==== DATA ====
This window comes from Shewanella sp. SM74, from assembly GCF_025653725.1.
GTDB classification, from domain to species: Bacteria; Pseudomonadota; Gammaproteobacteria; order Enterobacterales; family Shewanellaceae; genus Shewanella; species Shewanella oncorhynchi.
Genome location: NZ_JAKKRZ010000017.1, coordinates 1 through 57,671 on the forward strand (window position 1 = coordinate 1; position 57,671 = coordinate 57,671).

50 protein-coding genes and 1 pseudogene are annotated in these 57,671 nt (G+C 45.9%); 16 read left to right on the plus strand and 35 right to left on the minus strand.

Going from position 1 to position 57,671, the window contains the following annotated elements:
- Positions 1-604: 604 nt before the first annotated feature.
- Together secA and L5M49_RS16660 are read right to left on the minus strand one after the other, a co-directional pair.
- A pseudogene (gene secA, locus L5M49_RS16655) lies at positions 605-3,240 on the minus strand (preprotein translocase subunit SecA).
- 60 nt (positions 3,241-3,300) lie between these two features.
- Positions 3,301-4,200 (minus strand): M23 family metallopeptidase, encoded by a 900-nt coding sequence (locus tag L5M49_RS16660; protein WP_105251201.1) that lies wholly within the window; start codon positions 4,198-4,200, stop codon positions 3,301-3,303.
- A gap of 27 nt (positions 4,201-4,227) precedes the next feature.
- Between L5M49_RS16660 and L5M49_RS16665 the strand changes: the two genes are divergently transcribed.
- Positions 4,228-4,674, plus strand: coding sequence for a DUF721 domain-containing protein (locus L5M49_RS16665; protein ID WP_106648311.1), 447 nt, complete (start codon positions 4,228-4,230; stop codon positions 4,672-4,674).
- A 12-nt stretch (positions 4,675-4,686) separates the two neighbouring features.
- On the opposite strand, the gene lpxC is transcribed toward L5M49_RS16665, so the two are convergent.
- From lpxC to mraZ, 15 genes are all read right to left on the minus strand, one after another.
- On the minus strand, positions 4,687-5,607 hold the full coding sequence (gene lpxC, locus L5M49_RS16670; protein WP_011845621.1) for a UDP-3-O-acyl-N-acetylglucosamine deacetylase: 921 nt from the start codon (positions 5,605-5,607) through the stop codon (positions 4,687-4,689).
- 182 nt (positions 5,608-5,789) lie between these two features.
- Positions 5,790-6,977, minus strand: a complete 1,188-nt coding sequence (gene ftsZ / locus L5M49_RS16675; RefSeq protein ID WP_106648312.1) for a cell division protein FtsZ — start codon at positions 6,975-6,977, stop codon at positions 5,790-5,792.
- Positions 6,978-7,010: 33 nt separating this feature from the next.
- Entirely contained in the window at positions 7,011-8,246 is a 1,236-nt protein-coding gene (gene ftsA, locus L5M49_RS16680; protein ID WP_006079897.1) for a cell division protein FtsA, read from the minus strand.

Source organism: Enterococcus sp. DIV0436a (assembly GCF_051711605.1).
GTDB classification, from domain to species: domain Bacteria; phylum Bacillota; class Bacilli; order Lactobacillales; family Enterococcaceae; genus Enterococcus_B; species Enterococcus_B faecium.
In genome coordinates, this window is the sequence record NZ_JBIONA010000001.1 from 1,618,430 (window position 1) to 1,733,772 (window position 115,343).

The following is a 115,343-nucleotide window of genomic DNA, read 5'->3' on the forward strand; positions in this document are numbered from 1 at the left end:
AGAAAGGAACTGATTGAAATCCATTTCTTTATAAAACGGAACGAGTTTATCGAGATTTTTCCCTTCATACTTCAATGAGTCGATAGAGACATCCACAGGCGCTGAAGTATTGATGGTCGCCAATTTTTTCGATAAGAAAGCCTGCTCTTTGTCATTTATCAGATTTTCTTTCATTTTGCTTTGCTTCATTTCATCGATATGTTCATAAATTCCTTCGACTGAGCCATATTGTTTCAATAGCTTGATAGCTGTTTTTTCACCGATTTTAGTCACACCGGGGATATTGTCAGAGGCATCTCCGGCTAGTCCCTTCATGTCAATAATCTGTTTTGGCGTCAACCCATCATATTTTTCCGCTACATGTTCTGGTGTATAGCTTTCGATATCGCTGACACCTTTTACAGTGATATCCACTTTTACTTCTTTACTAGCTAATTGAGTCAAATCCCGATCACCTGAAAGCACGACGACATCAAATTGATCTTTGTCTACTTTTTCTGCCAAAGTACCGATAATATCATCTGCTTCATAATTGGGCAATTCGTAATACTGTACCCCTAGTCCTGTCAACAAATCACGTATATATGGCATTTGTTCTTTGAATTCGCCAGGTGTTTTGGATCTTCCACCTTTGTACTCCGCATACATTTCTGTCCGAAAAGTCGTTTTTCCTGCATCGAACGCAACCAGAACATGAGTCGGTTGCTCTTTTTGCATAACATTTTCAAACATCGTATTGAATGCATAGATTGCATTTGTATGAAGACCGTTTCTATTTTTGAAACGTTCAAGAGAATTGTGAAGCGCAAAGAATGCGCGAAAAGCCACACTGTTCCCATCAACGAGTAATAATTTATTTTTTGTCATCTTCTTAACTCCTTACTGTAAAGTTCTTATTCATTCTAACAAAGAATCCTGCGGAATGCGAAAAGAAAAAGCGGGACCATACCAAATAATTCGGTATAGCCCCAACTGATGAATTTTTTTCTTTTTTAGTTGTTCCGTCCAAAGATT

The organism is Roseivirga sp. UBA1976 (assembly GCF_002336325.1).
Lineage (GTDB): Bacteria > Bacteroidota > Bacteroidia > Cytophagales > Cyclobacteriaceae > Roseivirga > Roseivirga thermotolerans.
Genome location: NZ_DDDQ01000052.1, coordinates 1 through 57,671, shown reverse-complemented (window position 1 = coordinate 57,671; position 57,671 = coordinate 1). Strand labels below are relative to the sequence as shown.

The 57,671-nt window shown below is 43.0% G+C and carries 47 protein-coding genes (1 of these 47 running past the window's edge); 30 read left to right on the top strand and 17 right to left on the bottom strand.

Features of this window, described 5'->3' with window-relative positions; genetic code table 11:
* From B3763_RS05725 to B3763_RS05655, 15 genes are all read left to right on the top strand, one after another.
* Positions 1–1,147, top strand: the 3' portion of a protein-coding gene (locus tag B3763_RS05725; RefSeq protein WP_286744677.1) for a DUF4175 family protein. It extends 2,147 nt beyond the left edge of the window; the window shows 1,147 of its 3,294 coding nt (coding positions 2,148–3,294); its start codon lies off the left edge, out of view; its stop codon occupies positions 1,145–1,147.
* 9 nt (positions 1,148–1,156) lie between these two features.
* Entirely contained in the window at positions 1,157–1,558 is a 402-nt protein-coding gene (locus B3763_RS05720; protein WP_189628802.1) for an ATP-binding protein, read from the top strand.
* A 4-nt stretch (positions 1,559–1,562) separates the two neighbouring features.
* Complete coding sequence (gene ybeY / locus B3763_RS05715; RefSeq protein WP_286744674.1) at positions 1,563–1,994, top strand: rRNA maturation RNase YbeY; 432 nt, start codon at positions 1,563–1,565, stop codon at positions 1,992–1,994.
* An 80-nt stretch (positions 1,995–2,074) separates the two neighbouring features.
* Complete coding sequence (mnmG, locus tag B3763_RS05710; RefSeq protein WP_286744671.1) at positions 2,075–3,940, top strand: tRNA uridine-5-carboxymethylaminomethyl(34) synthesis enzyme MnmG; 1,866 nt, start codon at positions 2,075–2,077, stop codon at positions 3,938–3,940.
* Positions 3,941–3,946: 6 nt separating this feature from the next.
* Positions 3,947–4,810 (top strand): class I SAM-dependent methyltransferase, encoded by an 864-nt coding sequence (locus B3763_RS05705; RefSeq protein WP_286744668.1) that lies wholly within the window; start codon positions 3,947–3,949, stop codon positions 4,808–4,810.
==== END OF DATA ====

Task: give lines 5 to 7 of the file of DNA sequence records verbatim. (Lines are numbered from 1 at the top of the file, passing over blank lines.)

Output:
Going from position 1 to position 57,671, the window contains the following annotated elements:
- Positions 1-604: 604 nt before the first annotated feature.
- Together secA and L5M49_RS16660 are read right to left on the minus strand one after the other, a co-directional pair.